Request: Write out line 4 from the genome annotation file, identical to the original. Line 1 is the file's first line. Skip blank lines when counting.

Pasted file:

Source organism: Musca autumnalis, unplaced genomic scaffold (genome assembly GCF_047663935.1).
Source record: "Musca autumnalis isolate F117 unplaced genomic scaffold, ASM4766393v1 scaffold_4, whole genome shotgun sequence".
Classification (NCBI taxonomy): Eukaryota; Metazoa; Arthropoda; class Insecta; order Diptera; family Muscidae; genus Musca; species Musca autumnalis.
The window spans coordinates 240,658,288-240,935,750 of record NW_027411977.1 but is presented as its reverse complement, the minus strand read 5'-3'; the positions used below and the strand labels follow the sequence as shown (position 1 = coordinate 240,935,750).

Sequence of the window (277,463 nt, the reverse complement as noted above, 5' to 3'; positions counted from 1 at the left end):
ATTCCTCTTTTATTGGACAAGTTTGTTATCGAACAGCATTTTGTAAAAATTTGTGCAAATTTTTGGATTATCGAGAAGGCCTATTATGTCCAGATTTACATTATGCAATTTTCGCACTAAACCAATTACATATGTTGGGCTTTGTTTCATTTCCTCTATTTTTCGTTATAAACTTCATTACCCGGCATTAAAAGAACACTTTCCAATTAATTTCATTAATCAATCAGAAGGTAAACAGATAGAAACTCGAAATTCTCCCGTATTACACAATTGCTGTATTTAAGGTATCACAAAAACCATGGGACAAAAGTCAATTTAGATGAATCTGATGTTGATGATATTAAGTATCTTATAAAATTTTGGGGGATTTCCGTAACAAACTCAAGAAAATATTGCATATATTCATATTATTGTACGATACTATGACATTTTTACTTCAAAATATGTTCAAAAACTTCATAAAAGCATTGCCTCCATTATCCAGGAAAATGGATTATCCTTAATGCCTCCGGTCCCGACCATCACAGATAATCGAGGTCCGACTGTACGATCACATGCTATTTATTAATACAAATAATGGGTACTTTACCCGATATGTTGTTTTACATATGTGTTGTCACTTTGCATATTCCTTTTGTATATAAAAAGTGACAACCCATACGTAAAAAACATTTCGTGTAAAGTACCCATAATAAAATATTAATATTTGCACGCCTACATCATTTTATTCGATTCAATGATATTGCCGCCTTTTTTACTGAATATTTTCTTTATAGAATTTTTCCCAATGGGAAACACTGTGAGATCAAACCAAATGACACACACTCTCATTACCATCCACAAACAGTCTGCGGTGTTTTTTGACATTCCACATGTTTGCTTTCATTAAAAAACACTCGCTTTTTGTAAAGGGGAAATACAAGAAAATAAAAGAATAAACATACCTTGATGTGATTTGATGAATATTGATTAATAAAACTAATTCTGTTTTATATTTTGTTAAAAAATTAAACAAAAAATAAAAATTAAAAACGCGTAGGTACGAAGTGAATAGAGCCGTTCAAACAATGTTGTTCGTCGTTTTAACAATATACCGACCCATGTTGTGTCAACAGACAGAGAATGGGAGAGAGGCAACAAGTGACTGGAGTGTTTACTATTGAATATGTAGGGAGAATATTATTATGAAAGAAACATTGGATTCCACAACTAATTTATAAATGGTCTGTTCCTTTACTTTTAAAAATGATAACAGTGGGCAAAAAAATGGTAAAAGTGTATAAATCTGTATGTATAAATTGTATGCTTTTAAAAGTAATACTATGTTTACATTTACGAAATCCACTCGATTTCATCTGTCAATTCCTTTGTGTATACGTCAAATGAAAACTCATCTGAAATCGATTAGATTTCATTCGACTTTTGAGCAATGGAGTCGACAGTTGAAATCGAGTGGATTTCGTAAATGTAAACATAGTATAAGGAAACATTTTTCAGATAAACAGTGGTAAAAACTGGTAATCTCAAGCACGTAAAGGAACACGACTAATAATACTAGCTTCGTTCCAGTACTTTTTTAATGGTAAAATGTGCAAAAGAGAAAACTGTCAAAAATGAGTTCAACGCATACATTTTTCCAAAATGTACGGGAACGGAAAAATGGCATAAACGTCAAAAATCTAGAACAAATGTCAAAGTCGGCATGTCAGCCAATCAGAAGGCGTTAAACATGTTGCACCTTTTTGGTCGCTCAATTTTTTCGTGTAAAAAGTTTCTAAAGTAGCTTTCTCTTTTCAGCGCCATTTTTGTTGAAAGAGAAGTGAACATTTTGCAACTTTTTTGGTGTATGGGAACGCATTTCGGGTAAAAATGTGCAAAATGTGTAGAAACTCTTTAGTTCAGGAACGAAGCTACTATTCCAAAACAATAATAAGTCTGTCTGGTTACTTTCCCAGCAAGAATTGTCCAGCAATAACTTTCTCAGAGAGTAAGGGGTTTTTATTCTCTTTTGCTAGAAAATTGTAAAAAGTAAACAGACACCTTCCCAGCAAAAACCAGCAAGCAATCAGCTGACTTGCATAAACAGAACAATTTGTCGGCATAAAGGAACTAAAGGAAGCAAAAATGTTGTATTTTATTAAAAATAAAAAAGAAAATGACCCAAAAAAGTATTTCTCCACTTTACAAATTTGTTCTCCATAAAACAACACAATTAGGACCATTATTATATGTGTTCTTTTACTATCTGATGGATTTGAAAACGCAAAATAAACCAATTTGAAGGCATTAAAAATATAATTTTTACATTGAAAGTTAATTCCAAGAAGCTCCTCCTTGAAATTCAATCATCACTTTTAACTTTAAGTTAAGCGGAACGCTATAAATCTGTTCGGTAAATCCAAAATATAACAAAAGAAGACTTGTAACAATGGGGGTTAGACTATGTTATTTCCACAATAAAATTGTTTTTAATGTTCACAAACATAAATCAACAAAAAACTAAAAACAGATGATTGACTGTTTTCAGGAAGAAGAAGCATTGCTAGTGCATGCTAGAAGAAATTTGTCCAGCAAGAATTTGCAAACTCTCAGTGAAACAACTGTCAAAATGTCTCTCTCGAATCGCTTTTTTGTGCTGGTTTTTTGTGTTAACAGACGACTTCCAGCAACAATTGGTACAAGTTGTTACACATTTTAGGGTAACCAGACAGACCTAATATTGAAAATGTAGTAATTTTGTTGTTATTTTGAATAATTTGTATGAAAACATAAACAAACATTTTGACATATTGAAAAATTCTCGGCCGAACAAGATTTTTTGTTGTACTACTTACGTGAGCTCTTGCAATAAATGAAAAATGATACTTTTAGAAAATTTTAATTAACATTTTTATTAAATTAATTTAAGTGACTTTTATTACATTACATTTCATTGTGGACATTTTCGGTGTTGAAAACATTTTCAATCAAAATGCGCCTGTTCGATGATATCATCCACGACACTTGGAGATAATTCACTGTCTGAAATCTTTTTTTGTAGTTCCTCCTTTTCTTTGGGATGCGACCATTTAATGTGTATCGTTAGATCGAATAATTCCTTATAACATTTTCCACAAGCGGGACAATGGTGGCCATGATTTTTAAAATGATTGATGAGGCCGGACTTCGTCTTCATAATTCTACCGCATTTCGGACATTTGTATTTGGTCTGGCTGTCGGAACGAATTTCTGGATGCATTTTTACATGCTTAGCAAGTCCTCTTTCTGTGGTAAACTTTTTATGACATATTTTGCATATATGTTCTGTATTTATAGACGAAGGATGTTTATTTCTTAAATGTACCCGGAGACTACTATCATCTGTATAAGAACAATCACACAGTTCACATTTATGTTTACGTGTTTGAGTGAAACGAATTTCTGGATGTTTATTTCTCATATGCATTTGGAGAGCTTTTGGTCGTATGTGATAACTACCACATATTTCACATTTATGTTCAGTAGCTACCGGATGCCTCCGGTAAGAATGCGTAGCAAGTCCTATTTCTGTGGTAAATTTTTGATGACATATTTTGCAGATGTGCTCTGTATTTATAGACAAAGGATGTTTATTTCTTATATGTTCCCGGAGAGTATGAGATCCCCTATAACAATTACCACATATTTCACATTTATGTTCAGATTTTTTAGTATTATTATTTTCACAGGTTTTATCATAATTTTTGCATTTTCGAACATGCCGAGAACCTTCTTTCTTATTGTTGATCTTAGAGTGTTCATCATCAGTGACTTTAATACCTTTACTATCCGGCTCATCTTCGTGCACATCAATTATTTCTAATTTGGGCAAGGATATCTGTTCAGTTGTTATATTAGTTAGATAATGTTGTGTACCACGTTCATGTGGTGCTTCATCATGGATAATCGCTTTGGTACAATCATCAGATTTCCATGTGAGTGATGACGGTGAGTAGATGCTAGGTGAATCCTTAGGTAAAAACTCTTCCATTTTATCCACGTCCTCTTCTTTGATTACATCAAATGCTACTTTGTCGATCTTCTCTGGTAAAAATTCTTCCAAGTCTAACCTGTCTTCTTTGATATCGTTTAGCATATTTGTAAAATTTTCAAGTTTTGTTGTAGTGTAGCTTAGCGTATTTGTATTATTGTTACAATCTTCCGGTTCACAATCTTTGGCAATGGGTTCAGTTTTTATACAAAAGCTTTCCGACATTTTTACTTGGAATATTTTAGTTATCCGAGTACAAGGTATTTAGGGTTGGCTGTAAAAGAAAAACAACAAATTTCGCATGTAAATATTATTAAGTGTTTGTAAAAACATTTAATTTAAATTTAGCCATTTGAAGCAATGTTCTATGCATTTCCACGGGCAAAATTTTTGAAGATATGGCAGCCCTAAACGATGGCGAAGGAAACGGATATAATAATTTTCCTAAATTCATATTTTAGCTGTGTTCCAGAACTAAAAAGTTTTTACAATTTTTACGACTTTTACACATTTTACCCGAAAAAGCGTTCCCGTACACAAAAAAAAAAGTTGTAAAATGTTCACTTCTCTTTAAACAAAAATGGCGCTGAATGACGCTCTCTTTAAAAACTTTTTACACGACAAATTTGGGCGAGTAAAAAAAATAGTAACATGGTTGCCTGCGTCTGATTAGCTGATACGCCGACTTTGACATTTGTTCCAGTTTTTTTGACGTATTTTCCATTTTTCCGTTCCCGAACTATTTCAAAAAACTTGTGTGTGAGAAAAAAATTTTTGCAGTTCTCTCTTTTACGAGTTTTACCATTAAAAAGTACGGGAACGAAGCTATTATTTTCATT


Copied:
The window spans coordinates 240,658,288-240,935,750 of record NW_027411977.1 but is presented as its reverse complement, the minus strand read 5'-3'; the positions used below and the strand labels follow the sequence as shown (position 1 = coordinate 240,935,750).